Monthly Archives: November 2010

Scrapbook Layout – Pumpkin Patch

I just finished a two-page layout of our trip to the pumpkin patch this year.

Pumpkin Patch - 2 Page Scrapbook Layout
Credits: Kit is Falling Softly by Kristin Cronin-Barrow, Scraplift of a layout by AmyInKy which was based off a sketch by Allison Davis

Pumpkin Patch - 2 Page Scrapbook Layout

Pumpkin Patch - 2 Page Scrapbook Layout

What’s in the WorkBox: Kindergarten edition

I really enjoy seeing samples of what others are using in their workbox system. It was blog posts by other homeschool moms showing how they used their workbox system in their school day that inspired me to want to give it a try. I also am hooked on seeing what curriculum and creative ideas others use with their kids.

So, here is my first “What’s in the box Wednesday” post. Except the day I took the photos was Thursday and I am posting it on a Saturday. Oh well, it still will provide a glimpse of our school days this past week.

The Usborne Book of Living Long Ago: I love this history book and its illustrations. Even I feel like I am learning as I read it out loud to Adrianna. This week, we read about “Chinese Ways” from 500 years ago.

What's in the Box Wednesday: Kindergarten Workbox Example

The Usborne Children’s Encyclopedia: Like the book above, this is another amazing book from Usborne. It contains science and history. This week we read about Ming China around 500ish years ago. This book also has a website with many linked resources to supplement and enhance whatever subject you are studying. Adrianna and I used google to search for images of the Great Wall of China.

What's in the Box Wednesday: Kindergarten Workbox Example

I Can Read It! Book 1: This particular subject (reading) tends to be one of our most difficult to complete each day in terms of motivation on Adrianna’s part, so I always try to put it towards the beginning of our day, basically so we can get it over with. I also try to sandwich it between two books that I read out loud to her so that the subjects before and after are easier for her.

She is doing well with her reading and can read or sound out consonant-vowel-consonant words pretty easily when she wants to.

What's in the Box Wednesday: Kindergarten Workbox Example

The Light at Tern Rock: A fiction read-aloud book that we read through this week. She wasn’t as into it as some of the other read-alouds we’ve done in the past with the Sonlight curriculum.

What's in the Box Wednesday: Kindergarten Workbox Example

Explode the Code 1: Our writing curriculum which basically is a workbook of activities to get her thinking, reading and writing vowel-consonant-vowel words. She usually does very well with these.

What's in the Box Wednesday: Kindergarten Workbox Example

What's in the Box Wednesday: Kindergarten Workbox Example

For math, one thing we are currently working on is learning how to tell time on both regular and digital clocks. So far we have worked on the full and half hours. These worksheets I found for free online and are not part of our normal curriculum. We also practice identifying the time using a whiteboard, on which I write a digital clock time, and by moving the big and little hands on some clock faces that came with our Saxon Math curriculum as a manipulative.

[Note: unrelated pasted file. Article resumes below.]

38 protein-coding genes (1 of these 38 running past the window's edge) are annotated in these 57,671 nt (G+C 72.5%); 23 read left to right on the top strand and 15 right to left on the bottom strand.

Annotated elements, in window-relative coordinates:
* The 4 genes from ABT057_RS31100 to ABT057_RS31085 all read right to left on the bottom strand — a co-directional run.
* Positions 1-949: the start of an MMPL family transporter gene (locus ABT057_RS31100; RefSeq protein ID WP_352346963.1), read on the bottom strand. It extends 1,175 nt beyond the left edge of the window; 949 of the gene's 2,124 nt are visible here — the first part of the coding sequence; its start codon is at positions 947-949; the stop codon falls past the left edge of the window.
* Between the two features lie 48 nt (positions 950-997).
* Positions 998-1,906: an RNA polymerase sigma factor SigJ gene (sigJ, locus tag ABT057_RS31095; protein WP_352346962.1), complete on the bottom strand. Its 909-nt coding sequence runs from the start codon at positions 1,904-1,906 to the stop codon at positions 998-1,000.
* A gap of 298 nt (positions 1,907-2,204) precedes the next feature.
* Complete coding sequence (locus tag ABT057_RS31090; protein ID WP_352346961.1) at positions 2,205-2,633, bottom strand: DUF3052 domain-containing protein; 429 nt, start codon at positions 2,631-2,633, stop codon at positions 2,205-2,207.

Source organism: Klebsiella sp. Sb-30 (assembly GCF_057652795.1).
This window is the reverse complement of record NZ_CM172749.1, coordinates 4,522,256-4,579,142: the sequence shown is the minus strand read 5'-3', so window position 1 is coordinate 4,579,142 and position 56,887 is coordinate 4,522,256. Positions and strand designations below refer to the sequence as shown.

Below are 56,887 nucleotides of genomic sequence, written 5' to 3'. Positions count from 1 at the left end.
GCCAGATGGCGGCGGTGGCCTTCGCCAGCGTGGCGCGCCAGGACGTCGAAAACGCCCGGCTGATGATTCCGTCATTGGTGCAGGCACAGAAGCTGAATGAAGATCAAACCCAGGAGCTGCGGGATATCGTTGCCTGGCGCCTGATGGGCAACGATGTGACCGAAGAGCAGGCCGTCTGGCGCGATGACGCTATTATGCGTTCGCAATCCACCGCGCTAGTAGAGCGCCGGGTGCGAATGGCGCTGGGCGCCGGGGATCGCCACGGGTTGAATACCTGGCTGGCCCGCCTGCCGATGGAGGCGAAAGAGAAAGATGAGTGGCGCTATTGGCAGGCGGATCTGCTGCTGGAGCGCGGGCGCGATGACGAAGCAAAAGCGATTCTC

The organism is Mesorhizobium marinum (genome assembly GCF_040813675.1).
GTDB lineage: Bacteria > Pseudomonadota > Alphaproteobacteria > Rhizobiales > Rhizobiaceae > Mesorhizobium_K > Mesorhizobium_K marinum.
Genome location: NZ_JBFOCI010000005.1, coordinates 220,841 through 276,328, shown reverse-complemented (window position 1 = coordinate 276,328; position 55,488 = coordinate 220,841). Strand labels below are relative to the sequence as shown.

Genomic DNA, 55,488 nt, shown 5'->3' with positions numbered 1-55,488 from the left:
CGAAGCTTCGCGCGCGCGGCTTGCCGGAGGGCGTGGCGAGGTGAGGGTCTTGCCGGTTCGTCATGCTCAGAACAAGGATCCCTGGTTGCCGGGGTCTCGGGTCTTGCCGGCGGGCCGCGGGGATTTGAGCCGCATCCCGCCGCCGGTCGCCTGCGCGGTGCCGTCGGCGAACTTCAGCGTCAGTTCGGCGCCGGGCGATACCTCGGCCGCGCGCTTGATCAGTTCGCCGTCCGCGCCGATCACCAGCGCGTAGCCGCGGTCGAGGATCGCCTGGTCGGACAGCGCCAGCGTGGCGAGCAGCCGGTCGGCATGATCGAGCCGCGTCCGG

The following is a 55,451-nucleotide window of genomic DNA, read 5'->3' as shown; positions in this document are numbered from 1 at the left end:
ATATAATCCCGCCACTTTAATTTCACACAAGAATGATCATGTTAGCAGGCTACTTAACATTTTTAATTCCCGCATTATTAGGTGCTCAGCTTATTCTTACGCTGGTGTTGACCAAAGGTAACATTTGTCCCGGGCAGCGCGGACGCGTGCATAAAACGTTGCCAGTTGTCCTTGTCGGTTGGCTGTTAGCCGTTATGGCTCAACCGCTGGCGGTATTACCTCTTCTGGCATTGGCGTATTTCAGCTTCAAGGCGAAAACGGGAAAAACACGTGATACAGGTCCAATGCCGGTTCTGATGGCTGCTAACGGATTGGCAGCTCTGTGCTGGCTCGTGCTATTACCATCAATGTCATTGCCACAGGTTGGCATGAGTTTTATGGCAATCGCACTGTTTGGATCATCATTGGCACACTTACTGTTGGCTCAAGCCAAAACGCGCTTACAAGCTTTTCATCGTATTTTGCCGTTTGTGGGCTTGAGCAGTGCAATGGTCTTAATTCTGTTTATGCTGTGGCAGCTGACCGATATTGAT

What's in the Box Wednesday: Kindergarten Workbox Example

Weather: For science right now we are learning more about the weather. This week we discussed how animals adapt and survive different weather by their fur coats changing color or by migrating.

What's in the Box Wednesday: Kindergarten Workbox Example

National Geographic Kids Magazine and Great Migrations Map from the National Geographic Magazine: We recently subscribed to National Geographic and also National Geographic Kids. I was so excited to see the first kids magazine that we received talked about animal migrations since that lined up with what we talked about in our Science class. And even better was the fact that one of our recent National Geographic magazines included a map of animal migrations as well. Love it! So these made it into a workbox to expand upon animal migrations this week.

What's in the Box Wednesday: Kindergarten Workbox Example

Arts/Crafts: I try to include some fun projects or even small dollar store toy incentives in our workboxes from time to time. Adrianna loves to paint, so these new paints and brushes were a big hit.

What's in the Box Wednesday: Kindergarten Workbox Example

With our new paint, we painted Adrianna’s hand and made a turkey out of it. I found the idea on Itsy Bitsy Learning. My little girly-girl decided to add a crown, a bib, and jewels at the ends of the turkeys feathers.

For more workbox ideas, you can visit Confessions of a Homeschooler every Wednesday.

Our Homeschool Workbox System

As a new homeschool mom, I have been frequenting many homeschool blogs for ideas, tips and any other helpful information I can find. One thing I have noticed is a lot of buzz surrounding the “workbox system”.

Our first six weeks of homeschooling went well overall. But although our Sonlight curriculum breaks everything down daily/weekly for me, I was still feeling a bit disorganized. It doesn’t help that we are currently on Week 8 for History and English, Week 5 for Reading (our most difficult subject), Week 3 for Science (which we added after we’d already started our school year), our Math isn’t broken up in the same way by weeks and I enjoy adding a lot of supplemental worksheets and tasks I find online.

After reading this great post on workboxes by Confessions of a Homeschooler, I decided I wanted to give the workbox system a try. So a couple of weekends ago, Greg and I visited one of my favorite stores, The Container Store, to see what they had that could be used for a workbox system. I ended up deciding to get some elfa metal drawers similar to the ones that we had bought earlier this year to organize our large Lego collection.